Thursday, May 27, 2010

OpenSourceDem on a Harris County elections administrator

Occasional contributor OpenSourceDem is responding to this post of mine.

When you realize that Sir Thomas More was pretty much a creep (before becoming a Saint on a legal technicality), you may not be in favor of a “utopian ... non-partisan, unelected official” running elections.

Um, that would be like the county jails, toll roads, sports stadiums, and drainage ditches.  Think about it!

Here is a practical alternative to an Elections Administrator who would be accountable to ... nobody:

Diane Trautman is Tax Assessor-Collector and focuses on tax matters, countering the endless, high-pitched whine from Dan Patrick and Paul Bettencourt, who are both still on the air. Here’s a clue: “Uniform taxation of real property ad valorem” is progressive, popular, and very, very constitutional. And here’s another clue: To do that the Tax Office needs to manage the property records efficiently and impose a “stamp tax”, not to raise revenue so much as to force disclosure of transaction prices.

Ann Harris Bennett is County Clerk and manages elections, including voter registration and history records, responsibly.

Loren Jackson manages the Jury Wheel and provides for the security of personal identity and integrity of property data across all county and state database systems that now, by design, expose Harris County citizens to criminal identity theft, discriminatory pricing, disenfranchisement, and official oppression.

All of the government data and meta-data -- save for keys and valuable or derogatory personal information that is not necessarily or legitimately in the public domain -- should be open and well documented publicly and professionally. To assure this, database and tabulation technology should fall under the routine auspices of a non-partisan and technically proficient county Testing and Audit Board, as well as subject to periodic involvement of non-partisan election officials and workers.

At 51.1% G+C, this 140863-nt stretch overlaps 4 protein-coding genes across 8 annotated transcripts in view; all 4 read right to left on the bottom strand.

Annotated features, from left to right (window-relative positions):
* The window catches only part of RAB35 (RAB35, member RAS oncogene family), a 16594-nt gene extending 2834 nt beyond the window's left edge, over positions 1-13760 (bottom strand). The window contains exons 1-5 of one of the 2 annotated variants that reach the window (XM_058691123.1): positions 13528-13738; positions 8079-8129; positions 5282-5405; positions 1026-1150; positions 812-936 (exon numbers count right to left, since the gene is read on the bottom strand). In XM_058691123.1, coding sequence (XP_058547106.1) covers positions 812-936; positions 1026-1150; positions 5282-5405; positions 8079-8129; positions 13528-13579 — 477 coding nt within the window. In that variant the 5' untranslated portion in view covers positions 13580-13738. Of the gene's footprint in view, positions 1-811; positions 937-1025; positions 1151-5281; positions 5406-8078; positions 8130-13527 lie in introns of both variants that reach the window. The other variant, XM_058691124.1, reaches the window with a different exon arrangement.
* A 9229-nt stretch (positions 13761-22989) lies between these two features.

This is not utopian. It is very practical and basically how things worked when Houston was a “bi-racial city in which the rule of white, male (lawyers) was taken for granted”.  That is a quotation from Steven Klineberg from Tuesday night's Brown Bag ... well, except for the lawyer part.  What has happened since then is that as Houston and Harris County have become more “diverse” racially, the white, male (lawyers) have retreated behind legalism, bureaucracy, and police-powers to maintain their control and privileges by replacing pervasively crude, racial discrimination throughout local government and commerce with even more pervasively sophisticated, computer-mediated, economic discrimination throughout local government and commerce.

The result is right-wing and left-wing intellectuals arguing over the literary heritage of Ayn Rand while white, male (lawyers) extract more monopoly rent from government concessions and share it among themselves. What we have here today is one political establishment (bi-partisan!) and a criminal financial superstructure together with a criminal underground economy made palatable by bread, circuses, cute puppies, and mumbo jumbo for a majority-minority middle-class of working families.

Net, net: this gets us a lot of elections and not many voters -- the highest incarceration and lowest political participation rates of cities in our league. It does not get us to republican democracy by any stretch of definitions or imagination.

You can stay in Utopia, but I’m going to Texas!

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